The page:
GoLocalise specialises in professional English to Icelandic and Icelandic to English translation. We can also translate Icelandic to and from over 150 different languages.
GoLocalise is the only translation agency offering translations from Icelandic to any language in the world.
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With our expertise in re-versioning audio and video content, we can help you access new markets and promote your content. You will receive a comprehensive, cost-effective, and trouble-free video translation service. We can do everything from transcribing, translating, and voicing a video, to creating Icelandic subtitles and artistically modifying captions or on-screen text for a foreign language version of your film.
Subtitles occur on the screen as text in reaction to the characters’ speech or dialogue. They are typically used to transform media into a language that the audience can comprehend. If subtitles are not accurate to the spoken word on screen, the viewers’ understanding of the content can be negatively impacted. Precisely created subtitles, on the other hand, enhance the value of your video content.
That’s why we have professional linguists in place to create subtitles for your film or other video content. Our team consists of both local and foreign resources to ensure that every uttered word in another language is correctly translated.
We provide Icelandic audio recording services for the following projects:
Leave your project to the experts at GoLocalise so that you can relax and be assured of getting top-notch results
Every single detail will be analysed, studied and looked
after so that you do not need to worry. Some would say it’s not too classy to blow our own trumpet… but we just like to point out two very important details. We have achieved ISO 9001 Quality Management certification in recognition of our consistent performance and high standards, and ISO 14001 Environmental Management because we care about our planet! And if you are still curious and want to know more about us, why not have a look at our studio page.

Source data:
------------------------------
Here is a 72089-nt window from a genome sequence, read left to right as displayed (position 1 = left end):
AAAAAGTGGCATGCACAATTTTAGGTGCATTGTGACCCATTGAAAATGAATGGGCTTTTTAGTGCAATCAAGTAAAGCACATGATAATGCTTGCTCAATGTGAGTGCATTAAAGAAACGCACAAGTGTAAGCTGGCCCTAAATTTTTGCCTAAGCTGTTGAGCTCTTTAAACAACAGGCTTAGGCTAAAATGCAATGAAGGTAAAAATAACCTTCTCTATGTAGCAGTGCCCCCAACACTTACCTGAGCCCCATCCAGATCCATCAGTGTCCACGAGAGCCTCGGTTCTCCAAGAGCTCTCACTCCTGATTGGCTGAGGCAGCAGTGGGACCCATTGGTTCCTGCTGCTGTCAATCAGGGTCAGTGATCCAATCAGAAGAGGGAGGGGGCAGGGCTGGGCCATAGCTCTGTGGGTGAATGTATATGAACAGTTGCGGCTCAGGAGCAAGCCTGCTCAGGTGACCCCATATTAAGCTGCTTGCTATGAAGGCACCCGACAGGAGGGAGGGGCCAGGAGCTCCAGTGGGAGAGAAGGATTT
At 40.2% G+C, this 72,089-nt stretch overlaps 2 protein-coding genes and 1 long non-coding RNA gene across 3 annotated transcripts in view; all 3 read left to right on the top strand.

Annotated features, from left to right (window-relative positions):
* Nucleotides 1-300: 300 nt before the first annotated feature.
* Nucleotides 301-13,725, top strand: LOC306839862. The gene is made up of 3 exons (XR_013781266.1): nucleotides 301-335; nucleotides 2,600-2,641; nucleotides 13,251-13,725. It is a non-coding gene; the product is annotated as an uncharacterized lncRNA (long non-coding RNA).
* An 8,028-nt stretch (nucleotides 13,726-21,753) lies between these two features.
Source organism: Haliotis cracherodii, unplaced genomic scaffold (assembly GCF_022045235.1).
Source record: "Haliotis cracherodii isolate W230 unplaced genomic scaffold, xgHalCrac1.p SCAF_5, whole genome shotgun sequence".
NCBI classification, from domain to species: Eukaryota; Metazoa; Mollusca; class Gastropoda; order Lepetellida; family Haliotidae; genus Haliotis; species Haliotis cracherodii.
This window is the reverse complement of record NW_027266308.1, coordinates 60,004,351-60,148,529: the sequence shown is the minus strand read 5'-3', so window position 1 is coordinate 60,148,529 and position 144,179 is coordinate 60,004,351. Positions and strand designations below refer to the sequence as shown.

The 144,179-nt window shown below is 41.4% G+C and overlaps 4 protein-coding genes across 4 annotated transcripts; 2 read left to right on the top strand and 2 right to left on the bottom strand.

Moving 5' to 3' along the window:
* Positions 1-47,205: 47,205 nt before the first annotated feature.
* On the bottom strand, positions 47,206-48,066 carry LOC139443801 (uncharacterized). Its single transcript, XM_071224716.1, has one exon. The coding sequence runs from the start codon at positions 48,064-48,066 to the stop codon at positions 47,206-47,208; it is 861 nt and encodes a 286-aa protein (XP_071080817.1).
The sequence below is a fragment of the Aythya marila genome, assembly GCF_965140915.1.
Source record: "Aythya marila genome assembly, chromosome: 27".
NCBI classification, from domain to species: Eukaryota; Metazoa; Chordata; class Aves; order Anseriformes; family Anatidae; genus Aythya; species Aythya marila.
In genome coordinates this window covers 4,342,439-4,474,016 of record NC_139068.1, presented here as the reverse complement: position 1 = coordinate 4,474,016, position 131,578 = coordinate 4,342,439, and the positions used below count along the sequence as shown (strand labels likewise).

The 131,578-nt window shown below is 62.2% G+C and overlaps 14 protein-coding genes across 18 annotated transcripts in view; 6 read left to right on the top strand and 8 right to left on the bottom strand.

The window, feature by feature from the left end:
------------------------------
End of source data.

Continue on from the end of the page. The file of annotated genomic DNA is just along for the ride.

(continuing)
Having a strong audiovisual department on your side makes all the difference!
With GoLocalise you get an experienced and motivated team of professionals that work regularly alongside translation and production companies. We understand the technical requirements necessary to produce perfect foreign language and English voice overs. Our project managers will assist you along the way and we’ll break down the process and present it to you without the big words or technical industry jargon, so you don’t need to worry about the technical aspects and can simply concentrate on growing your business. By working with GoLocalise you’ll be able to offer additional services, i.e., voice over, subtitling and translation to your clients, with a partner who will deliver and on whom you can truly rely.
When working with translation companies we provide easy-to-follow guidelines so that you can provide your own translations for us to “convert” into subtitles, or voice over your translated scripts. Or if you prefer, we can take the entire project off your hands and keep things simple for you – it’ your call! We’re equally used to working with production companies, so we can deliver your translations or subtitles in any language and format of your choice – either burning-in the subtitles onto the video for you, or supplying you with XML or PNG files for you to do yourself – Adobe After Effects and Final Cut Pro ready files.
Don’t leave your important communication to chance. Make sure your message is clearly understood by your audience and choose GoLocalise for your next voice over project.
We have thousands of passionate and professional voice over artists ready to work with you. No matter the type of voice you are looking for, we’ll either have it in our books or find it and source it for you. We’ll organise a casting and ensure you get the perfect voice to suit your needs.
You will also benefit from having your own dedicated project manager – a single point of contact – to guide you through your project, answer any questions you may have and make things a whole lot easier.
Your project will be in the safe hands of one of our multilingual project managers.
They will guide you through every step and ensure you understand the process. Our industry has a tendency to use lots of technical jargon but your dedicated project manager will be on-hand to untangle the mess and explain all you need to know to ensure you only pay for what you need.